Types of cancer of unknown primary

Cancers are usually grouped by where they first started (the primary tumour), such as breast cancer or lung cancer. Doctors can also group cancers by type of cell they start from. For cancer of unknown primary (CUP), there are 5 main types. 

Tests to look for the type of cancer cells

Tests can give doctors useful information about the cancer, even when they can't find a primary tumour. Doctors can also get important clues about the cancer from:

  • your gender
  • the position of the secondary cancer
  • detailed laboratory information about the cancer cells 

Laboratory tests

To find out what type of cell the cancer started, your doctor takes a tissue sample (biopsy) and sends it to the laboratory. The doctor in the lab (pathologist) uses a microscope to look at the shape and structure of the cells. 

They may also test the tissue sample using antibodies to look for tumour markers. Tumour markers are chemicals produced by some cancer cells. Some tumour markers are made by only one type of cancer, while others can be made by several different types of cancer.

The study of tumour markers is called immunohistochemistry (IHC). Tumour markers are often called IHC markers.

With CUP, knowing the type of cell gives doctors a clue where the cancer is most likely to have started from. They use this information to help plan your treatment.

Types of CUP

CUP can be grouped into 5 main groups.


Adenocarcinoma starts in the gland cells. These cells line certain organs of the body, and release substances such as mucus or digestive juices. At least 60 out of 100 CUP (60%) are adenocarcinomas. 

The most common places for secondary cancers are the lymph nodes, liver, lung and bone. 

Squamous cell carcinoma

Squamous cells are flat cells found in the skin and in the lining of parts of the body such as:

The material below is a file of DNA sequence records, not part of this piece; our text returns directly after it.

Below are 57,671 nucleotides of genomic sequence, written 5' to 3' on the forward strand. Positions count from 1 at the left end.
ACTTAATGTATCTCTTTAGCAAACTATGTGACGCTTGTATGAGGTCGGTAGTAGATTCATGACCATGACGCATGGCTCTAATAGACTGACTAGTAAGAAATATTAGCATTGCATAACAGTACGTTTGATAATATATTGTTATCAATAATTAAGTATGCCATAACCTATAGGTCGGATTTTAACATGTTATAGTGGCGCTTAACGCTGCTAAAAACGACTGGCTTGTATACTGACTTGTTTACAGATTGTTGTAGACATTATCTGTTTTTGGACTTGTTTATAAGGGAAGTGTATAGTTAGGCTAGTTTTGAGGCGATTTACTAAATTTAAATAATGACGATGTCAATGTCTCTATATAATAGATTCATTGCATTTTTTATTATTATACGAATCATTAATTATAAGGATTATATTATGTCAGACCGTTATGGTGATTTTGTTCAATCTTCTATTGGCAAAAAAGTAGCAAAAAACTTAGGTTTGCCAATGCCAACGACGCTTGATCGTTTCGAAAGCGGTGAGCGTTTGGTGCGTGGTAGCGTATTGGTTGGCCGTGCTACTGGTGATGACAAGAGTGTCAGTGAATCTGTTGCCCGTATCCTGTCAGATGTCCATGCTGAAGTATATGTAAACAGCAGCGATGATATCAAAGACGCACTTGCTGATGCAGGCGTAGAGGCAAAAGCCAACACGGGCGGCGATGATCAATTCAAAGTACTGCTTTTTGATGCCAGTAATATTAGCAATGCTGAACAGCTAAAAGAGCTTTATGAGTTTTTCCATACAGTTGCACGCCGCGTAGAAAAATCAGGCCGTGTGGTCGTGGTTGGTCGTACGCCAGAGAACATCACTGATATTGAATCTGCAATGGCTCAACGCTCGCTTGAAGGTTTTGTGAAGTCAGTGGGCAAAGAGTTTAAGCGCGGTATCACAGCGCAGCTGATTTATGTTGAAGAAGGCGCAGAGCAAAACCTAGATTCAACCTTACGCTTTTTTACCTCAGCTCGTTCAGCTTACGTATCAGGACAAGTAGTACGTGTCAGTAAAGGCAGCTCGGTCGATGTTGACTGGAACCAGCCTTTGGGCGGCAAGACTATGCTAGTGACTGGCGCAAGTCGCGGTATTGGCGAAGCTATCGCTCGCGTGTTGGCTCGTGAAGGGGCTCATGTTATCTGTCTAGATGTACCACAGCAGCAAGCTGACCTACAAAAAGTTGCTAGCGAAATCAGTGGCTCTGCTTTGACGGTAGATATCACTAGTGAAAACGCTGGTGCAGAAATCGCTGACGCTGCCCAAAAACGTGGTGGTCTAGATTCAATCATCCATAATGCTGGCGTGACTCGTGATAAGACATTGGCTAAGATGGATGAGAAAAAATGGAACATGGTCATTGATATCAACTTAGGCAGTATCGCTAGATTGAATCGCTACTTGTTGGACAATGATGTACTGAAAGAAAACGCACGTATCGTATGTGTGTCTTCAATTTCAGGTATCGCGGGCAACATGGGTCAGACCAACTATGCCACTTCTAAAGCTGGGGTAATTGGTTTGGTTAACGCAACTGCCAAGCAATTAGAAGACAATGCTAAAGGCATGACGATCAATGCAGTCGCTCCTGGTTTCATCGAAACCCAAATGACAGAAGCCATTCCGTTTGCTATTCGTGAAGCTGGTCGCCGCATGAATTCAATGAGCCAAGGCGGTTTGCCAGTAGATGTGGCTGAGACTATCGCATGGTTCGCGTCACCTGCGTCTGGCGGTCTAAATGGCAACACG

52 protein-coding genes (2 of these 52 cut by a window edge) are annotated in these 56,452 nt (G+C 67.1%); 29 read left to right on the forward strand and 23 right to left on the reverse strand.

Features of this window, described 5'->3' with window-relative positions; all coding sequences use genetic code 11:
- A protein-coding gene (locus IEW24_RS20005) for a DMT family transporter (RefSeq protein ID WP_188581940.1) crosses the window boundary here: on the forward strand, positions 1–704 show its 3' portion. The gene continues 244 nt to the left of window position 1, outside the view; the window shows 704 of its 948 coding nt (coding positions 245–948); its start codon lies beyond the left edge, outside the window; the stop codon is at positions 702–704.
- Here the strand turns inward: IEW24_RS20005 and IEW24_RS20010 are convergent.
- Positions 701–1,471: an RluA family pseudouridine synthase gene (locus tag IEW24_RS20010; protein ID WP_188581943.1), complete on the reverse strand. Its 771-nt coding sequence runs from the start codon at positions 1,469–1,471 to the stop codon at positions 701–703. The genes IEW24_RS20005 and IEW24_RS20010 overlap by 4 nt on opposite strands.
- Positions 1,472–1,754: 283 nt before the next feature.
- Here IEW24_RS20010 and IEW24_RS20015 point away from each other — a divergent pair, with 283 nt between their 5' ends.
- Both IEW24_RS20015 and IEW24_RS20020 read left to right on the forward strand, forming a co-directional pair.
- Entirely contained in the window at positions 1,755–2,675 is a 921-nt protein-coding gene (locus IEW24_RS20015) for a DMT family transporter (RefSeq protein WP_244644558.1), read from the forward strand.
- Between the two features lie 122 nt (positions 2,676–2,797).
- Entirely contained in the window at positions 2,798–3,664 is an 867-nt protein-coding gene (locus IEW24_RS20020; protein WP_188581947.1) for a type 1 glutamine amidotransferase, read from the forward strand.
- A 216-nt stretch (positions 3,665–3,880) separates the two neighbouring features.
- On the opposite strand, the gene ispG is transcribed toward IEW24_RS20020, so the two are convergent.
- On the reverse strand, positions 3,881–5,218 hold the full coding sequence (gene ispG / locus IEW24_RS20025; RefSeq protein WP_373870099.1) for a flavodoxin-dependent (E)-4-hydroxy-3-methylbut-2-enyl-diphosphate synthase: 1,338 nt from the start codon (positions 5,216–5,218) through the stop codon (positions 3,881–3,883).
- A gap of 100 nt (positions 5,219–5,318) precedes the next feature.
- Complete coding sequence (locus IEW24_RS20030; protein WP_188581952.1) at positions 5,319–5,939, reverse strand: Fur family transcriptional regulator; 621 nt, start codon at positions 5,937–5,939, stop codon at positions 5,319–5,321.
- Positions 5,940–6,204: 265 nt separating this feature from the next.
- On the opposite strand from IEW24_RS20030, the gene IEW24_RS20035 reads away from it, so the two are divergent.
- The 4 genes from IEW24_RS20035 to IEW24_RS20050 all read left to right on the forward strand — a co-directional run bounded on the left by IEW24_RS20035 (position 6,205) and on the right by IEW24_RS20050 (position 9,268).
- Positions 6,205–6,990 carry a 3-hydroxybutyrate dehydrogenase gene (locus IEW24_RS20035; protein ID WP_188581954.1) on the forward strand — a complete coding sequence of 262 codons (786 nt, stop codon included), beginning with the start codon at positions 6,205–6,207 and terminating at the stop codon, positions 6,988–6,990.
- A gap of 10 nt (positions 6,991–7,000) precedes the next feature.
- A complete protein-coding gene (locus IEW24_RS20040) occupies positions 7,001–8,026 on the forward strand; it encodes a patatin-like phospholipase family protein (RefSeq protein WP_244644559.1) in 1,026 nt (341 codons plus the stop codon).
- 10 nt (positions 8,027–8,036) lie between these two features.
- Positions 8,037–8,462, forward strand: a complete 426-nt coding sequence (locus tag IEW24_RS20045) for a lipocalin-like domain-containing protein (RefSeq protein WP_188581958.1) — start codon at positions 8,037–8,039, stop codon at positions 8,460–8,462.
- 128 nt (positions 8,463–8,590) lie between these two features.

• nose
  • throat
  • lungs
  • cervix
  • back passage (anus)

The secondary tumours are usually noticed as swollen (enlarged) lymph nodes in the neck or groin. Around 5 out of 100 CUP (5%) are squamous cell tumours. 

Neuroendocrine tumours

About 3 out of 100 CUP (3%) are neuroendocrine tumours (NETS). They mainly start in the small bowel or other parts of the digestive system. But they can also occur in the lung, pancreas, kidney, ovary or testicles.

Some neuroendocrine tumours respond very well to treatment.

Poorly differentiated carcinoma

This type of cancer starts in cells that make up the tissue that covers the outside of the body and lines the internal organs (epithelial cells). Doctors usually can't tell exactly what type of epithelial cells the cancer started in. This is because the cells look so different from normal cells.

Around 30 in 100 CUP (30%) are poorly differentiated carcinoma.

Poorly differentiated neoplasm

The cells of the tumour look so abnormal the doctor can’t tell what type of cell the cancer started in. About 5 out of 100 CUP (5%) are this type. But after further testing in the lab, some of these turn out to be carcinomas or other types of cancer such as lymphoma or melanoma.

Other CUP types

Occasionally cancers such as melanoma, sarcoma and germ cell tumours are diagnosed without finding the primary tumour. Doctors treat them following guidelines for these specific types of cancer, and not CUP.

Last reviewed: 
20 May 2021
Next review due: 
20 May 2024
  • Cancers of unknown primary site: ESMO clinical practice guidelines for diagnosis, treatment and follow up
    K Fizazi and others
    Annals of Oncology, 2015. Vol 26, Supplement 5

  • Cancer: Principles and Practice of Oncology (10th edition)
    VT DeVita , TS Lawrence, SA Rosenberg
    Lippincott, Williams and Wilkins, 2015

  • Cancer and its Management (7th edition)
    J Tobias and D Hochhauser
    Wiley-Blackwell, 2015

  • Adenocarcinoma of unknown primary site 
    BMJ Best Practice. Last accessed May 2021

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